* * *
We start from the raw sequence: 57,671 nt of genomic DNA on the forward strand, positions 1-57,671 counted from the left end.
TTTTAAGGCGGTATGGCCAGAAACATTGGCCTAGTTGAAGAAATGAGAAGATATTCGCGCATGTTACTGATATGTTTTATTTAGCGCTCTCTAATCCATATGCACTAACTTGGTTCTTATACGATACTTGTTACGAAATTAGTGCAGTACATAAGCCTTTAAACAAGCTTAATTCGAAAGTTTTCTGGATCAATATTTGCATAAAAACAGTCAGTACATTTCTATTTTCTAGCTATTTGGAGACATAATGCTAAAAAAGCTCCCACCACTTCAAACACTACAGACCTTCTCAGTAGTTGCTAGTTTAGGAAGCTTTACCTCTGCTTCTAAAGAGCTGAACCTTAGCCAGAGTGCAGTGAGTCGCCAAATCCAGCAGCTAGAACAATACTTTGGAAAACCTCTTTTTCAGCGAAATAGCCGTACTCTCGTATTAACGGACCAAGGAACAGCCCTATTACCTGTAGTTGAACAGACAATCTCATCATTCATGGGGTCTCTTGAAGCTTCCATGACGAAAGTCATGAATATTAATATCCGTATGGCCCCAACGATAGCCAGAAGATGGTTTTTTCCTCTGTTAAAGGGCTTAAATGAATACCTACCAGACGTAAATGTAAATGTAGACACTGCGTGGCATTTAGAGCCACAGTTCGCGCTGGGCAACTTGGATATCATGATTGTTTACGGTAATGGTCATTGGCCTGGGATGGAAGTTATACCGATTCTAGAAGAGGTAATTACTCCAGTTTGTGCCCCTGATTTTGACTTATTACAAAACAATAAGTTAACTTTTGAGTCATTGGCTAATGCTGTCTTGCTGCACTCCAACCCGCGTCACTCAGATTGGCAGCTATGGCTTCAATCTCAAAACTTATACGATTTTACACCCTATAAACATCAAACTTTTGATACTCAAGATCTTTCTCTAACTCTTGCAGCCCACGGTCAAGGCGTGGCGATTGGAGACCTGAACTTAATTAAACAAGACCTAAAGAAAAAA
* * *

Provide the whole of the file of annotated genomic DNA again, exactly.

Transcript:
We start from the raw sequence: 57,671 nt of genomic DNA on the forward strand, positions 1-57,671 counted from the left end.
TTTTAAGGCGGTATGGCCAGAAACATTGGCCTAGTTGAAGAAATGAGAAGATATTCGCGCATGTTACTGATATGTTTTATTTAGCGCTCTCTAATCCATATGCACTAACTTGGTTCTTATACGATACTTGTTACGAAATTAGTGCAGTACATAAGCCTTTAAACAAGCTTAATTCGAAAGTTTTCTGGATCAATATTTGCATAAAAACAGTCAGTACATTTCTATTTTCTAGCTATTTGGAGACATAATGCTAAAAAAGCTCCCACCACTTCAAACACTACAGACCTTCTCAGTAGTTGCTAGTTTAGGAAGCTTTACCTCTGCTTCTAAAGAGCTGAACCTTAGCCAGAGTGCAGTGAGTCGCCAAATCCAGCAGCTAGAACAATACTTTGGAAAACCTCTTTTTCAGCGAAATAGCCGTACTCTCGTATTAACGGACCAAGGAACAGCCCTATTACCTGTAGTTGAACAGACAATCTCATCATTCATGGGGTCTCTTGAAGCTTCCATGACGAAAGTCATGAATATTAATATCCGTATGGCCCCAACGATAGCCAGAAGATGGTTTTTTCCTCTGTTAAAGGGCTTAAATGAATACCTACCAGACGTAAATGTAAATGTAGACACTGCGTGGCATTTAGAGCCACAGTTCGCGCTGGGCAACTTGGATATCATGATTGTTTACGGTAATGGTCATTGGCCTGGGATGGAAGTTATACCGATTCTAGAAGAGGTAATTACTCCAGTTTGTGCCCCTGATTTTGACTTATTACAAAACAATAAGTTAACTTTTGAGTCATTGGCTAATGCTGTCTTGCTGCACTCCAACCCGCGTCACTCAGATTGGCAGCTATGGCTTCAATCTCAAAACTTATACGATTTTACACCCTATAAACATCAAACTTTTGATACTCAAGATCTTTCTCTAACTCTTGCAGCCCACGGTCAAGGCGTGGCGATTGGAGACCTGAACTTAATTAAACAAGACCTAAAGAAAAAA